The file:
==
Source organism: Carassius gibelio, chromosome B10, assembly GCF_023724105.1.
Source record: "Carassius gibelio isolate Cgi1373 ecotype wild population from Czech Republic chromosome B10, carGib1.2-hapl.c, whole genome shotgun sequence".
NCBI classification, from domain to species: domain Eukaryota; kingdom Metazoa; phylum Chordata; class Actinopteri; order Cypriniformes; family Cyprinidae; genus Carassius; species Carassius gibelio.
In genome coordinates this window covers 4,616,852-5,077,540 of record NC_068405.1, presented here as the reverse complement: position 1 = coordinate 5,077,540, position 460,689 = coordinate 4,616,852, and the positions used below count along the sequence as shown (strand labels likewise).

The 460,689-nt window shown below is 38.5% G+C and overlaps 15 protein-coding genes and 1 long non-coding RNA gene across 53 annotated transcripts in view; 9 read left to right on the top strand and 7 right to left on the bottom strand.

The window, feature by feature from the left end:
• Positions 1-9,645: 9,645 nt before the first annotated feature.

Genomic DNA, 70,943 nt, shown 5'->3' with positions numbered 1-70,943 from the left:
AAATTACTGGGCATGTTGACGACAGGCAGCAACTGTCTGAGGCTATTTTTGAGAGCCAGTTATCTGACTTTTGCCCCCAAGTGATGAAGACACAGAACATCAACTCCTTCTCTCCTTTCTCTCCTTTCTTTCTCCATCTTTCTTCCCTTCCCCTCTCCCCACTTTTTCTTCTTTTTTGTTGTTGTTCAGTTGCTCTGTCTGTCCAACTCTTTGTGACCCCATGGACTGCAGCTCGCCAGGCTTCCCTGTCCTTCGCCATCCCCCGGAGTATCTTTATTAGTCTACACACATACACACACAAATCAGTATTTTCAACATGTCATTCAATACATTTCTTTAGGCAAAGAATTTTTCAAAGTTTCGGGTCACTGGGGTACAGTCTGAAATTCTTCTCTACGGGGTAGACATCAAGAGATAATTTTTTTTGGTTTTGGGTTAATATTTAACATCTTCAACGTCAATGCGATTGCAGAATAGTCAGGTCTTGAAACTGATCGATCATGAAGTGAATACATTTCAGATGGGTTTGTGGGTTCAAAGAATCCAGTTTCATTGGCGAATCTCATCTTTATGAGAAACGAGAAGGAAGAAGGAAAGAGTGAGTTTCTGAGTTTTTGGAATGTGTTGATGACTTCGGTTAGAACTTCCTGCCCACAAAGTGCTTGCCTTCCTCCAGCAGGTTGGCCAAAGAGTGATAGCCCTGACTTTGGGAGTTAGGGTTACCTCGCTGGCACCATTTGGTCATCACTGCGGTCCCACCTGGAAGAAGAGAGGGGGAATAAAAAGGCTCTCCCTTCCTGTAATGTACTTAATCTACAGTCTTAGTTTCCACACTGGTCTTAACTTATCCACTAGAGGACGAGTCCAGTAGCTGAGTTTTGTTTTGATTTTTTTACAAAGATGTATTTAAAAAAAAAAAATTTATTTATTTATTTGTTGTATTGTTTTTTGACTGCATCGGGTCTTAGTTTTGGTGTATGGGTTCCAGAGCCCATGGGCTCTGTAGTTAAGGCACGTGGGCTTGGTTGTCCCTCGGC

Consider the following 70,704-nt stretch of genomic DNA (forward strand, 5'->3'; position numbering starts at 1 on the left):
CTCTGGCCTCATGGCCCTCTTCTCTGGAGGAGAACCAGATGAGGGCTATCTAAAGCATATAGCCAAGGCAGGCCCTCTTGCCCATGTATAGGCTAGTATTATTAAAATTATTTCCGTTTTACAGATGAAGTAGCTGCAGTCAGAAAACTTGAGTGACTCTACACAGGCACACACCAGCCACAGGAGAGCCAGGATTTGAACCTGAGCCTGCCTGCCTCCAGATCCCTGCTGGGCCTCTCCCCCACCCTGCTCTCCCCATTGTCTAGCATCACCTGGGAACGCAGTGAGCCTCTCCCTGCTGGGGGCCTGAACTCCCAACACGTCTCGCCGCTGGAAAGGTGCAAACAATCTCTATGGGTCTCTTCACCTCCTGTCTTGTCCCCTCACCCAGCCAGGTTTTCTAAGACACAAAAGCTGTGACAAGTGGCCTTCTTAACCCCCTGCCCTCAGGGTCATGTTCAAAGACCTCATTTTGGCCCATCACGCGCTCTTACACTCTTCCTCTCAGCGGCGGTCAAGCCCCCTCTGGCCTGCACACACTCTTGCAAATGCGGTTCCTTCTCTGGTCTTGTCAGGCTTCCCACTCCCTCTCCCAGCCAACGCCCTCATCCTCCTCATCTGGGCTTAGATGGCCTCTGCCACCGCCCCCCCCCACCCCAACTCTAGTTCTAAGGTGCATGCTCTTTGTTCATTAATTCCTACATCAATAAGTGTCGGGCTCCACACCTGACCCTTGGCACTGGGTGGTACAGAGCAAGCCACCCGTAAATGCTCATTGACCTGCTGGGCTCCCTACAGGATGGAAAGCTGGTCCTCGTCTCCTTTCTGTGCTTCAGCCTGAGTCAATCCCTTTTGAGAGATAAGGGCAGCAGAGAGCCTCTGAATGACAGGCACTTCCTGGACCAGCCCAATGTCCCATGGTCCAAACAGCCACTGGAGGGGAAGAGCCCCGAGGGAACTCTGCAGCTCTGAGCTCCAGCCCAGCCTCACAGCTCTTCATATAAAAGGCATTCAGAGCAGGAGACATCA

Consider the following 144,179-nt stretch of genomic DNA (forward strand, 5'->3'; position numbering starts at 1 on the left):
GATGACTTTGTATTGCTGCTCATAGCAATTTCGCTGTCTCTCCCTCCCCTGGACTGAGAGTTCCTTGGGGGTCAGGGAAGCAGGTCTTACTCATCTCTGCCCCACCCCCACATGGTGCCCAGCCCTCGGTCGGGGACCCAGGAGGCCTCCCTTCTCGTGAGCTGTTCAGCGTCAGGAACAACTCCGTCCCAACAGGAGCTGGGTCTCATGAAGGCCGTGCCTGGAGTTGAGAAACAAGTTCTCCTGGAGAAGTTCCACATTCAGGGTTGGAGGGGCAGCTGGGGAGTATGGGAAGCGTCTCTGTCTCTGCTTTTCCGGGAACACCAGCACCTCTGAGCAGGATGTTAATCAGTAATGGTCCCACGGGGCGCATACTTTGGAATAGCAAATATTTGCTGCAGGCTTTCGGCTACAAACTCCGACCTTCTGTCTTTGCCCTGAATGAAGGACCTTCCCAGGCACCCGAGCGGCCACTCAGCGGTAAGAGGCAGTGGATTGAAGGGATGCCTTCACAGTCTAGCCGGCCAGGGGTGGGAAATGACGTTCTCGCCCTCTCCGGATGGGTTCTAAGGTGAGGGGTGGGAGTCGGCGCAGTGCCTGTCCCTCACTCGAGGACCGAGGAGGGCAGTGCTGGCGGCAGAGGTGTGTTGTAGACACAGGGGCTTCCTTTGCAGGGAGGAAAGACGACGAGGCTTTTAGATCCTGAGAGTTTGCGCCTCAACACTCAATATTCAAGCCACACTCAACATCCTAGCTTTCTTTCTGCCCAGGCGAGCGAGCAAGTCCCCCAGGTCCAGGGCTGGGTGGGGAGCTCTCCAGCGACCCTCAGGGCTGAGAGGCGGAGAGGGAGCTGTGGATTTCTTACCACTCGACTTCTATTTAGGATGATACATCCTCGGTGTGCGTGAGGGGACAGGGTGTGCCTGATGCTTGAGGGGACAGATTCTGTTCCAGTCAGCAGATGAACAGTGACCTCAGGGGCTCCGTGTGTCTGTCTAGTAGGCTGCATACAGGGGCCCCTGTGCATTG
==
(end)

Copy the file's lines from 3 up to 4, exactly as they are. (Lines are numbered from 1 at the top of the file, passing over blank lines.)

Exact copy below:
NCBI classification, from domain to species: domain Eukaryota; kingdom Metazoa; phylum Chordata; class Actinopteri; order Cypriniformes; family Cyprinidae; genus Carassius; species Carassius gibelio.
In genome coordinates this window covers 4,616,852-5,077,540 of record NC_068405.1, presented here as the reverse complement: position 1 = coordinate 5,077,540, position 460,689 = coordinate 4,616,852, and the positions used below count along the sequence as shown (strand labels likewise).